Bird Box

I don’t know if I will ever be able to truly ascertain how good Josh Malerman’s Bird Box actually is. I read it this summer at probably the darkest point of the year. I lost someone very close to me, someone very dear to me. Actually, as I was reading this book (in a period of 12 hours), I lost this person I’m talking about. Sorry to be vague, but that’s the unfortunate nature of some things.

I read the synopsis of this novel and I thought it would give me a distraction that I really needed at the time. This novel came to me at the right time, and while it’s content and concepts didn’t help me get through my hard time, it did indeed offer a distraction. I wanted it stir some emotion in me other than sadness. I knew that it was in the horror genre, and honestly, I thought being scared would be better than being sad. I didn’t quite get the lack of sadness though.

In Bird Box, something is out there. Suddenly these “creatures” show up, and one glimpse drives a person into a violent mania. This sudden appearance essentially creates an apocalypse and drives people into blindness. If one ventures into the outside world, his eyes must be covered in fear of potentially seeing these creatures. Malorie is an expectant mother who joins a group of “survivors” as they try to figure out how to create a life in this new world of danger.

I didn’t get my lack of sadness from this book because it is about nothing but death. A glimpse of these creatures is “like infinity … something too complex for us to comprehend” (47) ultimately pushing that person to madness and death. Typically a person is moved to violence against those around him, and ultimately himself. There are characters, though, who just kill themselves after seeing the creatures.

It’s a strange novel. Life is illustrated through human ingenue as being so adaptable. The creatures cause mayhem and yet humanity finds a way to continue existing while they inhabit the planet. In a cliche, life goes on.

Yet in other ways there’s a questions as to whether there are really any creatures at all. It’s almost a religious debate because you can’t see them, but you see their effect. And the simple belief of their existence changes the world.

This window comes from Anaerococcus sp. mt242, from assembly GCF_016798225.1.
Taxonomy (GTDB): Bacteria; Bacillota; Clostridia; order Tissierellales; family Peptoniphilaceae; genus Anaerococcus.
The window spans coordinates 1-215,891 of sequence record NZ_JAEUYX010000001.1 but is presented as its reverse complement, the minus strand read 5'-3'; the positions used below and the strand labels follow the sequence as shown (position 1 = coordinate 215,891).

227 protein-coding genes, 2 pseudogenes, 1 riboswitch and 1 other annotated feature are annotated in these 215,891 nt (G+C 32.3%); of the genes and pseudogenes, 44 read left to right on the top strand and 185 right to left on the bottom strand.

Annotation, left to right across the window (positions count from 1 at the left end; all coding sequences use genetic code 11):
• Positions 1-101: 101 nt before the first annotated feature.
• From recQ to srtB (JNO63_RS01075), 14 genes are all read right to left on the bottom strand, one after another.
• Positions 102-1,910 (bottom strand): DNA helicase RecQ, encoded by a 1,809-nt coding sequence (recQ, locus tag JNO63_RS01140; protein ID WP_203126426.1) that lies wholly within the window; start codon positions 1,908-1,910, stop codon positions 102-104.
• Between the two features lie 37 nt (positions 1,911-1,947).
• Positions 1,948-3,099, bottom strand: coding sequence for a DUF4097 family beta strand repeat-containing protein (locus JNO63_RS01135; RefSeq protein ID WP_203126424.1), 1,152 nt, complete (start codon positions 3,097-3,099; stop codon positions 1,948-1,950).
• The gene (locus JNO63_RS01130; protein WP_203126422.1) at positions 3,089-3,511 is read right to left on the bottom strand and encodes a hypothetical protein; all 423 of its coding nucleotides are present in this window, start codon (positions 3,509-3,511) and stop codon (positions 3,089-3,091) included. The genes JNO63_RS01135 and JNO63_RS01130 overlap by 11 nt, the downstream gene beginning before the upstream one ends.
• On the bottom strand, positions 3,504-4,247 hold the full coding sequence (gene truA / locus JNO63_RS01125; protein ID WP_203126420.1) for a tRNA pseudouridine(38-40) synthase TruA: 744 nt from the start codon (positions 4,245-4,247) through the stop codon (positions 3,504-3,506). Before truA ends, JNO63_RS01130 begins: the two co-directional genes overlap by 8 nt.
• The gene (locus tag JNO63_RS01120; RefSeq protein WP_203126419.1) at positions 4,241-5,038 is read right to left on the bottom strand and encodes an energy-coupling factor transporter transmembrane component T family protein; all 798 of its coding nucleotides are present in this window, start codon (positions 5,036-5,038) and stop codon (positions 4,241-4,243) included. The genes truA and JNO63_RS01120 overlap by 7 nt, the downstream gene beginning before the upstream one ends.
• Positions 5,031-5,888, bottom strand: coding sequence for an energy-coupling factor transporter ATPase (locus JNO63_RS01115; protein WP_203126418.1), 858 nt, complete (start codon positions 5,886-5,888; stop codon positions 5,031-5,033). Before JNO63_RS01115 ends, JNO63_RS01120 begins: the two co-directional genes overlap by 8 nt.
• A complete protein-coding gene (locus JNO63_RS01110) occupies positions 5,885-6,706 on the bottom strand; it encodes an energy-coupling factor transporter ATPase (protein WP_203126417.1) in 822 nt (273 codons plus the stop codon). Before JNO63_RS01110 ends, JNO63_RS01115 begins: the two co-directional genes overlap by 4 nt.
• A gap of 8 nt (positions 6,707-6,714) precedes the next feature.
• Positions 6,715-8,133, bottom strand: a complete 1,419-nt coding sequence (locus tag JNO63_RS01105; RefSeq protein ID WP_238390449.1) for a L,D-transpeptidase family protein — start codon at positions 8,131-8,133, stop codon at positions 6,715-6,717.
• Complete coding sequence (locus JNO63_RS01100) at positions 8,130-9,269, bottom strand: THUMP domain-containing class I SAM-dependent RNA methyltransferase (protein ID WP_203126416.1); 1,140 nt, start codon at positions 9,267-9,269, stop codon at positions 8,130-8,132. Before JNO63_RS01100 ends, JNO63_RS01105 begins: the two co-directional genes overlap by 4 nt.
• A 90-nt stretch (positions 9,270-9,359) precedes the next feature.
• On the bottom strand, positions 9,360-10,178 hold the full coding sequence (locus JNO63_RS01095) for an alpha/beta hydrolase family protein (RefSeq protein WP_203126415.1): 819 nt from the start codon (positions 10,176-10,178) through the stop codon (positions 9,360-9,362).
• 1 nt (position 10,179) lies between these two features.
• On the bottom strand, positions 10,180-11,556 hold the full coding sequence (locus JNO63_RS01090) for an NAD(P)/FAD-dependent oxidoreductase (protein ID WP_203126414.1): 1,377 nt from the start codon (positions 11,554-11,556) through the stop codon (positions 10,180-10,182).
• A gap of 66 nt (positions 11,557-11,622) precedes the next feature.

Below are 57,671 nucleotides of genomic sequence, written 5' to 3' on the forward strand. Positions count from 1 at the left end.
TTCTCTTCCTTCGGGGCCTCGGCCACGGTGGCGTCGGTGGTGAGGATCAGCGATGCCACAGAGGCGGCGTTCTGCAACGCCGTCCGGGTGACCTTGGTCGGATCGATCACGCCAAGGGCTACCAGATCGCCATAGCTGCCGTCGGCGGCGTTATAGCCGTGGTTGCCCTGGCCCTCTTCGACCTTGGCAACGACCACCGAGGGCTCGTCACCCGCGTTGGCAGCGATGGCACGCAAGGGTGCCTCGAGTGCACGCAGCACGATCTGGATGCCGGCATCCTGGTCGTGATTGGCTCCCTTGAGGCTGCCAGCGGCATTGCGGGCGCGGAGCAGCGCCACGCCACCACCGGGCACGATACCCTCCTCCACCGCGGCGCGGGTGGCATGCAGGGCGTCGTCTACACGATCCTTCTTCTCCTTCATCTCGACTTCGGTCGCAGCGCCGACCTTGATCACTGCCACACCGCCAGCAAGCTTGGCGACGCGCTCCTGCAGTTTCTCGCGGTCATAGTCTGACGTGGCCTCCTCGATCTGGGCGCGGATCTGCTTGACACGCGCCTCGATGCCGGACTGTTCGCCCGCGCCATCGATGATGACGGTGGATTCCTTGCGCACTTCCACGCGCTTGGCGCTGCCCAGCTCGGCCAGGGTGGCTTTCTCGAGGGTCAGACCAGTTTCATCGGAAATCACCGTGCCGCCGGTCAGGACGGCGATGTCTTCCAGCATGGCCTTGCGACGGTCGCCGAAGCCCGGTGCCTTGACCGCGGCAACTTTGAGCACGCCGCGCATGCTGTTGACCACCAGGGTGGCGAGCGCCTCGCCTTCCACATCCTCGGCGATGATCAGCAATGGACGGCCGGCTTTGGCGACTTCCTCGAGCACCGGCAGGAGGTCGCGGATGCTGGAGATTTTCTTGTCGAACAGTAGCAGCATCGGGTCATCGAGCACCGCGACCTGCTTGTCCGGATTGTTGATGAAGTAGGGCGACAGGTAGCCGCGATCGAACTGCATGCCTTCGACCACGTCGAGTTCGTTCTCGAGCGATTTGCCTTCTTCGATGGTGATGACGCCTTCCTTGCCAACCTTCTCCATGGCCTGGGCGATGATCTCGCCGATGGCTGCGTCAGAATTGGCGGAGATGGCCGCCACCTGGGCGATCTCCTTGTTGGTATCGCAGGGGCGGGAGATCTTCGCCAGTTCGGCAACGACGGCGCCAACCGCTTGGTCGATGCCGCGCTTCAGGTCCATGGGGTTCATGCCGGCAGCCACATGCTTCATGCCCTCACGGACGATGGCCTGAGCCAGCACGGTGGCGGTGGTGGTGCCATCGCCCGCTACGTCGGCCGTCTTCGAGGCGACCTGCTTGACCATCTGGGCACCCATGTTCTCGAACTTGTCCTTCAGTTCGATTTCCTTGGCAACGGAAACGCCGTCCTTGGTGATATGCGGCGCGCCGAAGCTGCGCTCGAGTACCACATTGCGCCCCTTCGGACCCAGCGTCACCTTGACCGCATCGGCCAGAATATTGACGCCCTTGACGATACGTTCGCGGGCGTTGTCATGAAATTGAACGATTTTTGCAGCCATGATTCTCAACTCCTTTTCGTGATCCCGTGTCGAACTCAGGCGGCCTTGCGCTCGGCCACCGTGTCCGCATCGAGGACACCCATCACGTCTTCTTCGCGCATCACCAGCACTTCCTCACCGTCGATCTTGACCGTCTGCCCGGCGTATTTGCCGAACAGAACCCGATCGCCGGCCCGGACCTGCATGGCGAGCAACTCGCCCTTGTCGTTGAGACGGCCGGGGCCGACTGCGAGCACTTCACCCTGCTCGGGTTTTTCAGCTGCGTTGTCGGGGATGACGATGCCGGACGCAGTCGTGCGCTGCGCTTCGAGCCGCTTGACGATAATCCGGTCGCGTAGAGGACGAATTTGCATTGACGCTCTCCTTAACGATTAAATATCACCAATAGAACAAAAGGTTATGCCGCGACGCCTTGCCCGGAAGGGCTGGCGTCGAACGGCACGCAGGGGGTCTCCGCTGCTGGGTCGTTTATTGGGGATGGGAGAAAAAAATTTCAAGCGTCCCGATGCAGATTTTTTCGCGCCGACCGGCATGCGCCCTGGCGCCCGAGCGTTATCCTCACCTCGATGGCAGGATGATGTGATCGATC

Malerman is a strong writer. So much of the novel is cloaked in uncertainty — really in unknowable blindness. It had me nervous at times. My heart was pounding at moments. I could feel the novel creeping towards the necessary fate. Again, it was mimicking my own life at the time. The days leading up to my loved one’s loss were so uncertain yet very sure.

I thought Bird Box was good. I made it through really fast because there are moments you can’t put it down. I did get a few chills, but I would call this novel more of a thriller rather than a horror book. I never felt scared, though I did feel tense for the characters. Definitely worth a read, and I’ll be watching Malerman for future work.

Favorite Passages in Bird Box

How horrible. After all this struggling, all this survival. To die because of an accident. (3)

They were safe there. Why did they leave? Is the place they are heading going to be any safer? How could it be? In a world where you can’t open your eyes, isn’t a blindfold all you could ever hope for? (98)

“We need to make progress. Otherwise we’re waiting for news in a world where there is no longer any news.” (105)

Man is the creature he fears (231)

You can smell it, too. Death. Dying. Decay. The sky is falling, the sky is dying, the sky is dead. (244)

The feeling of something inside her that must get out is the horrifying and incredible feeling she’s ever known. (248)

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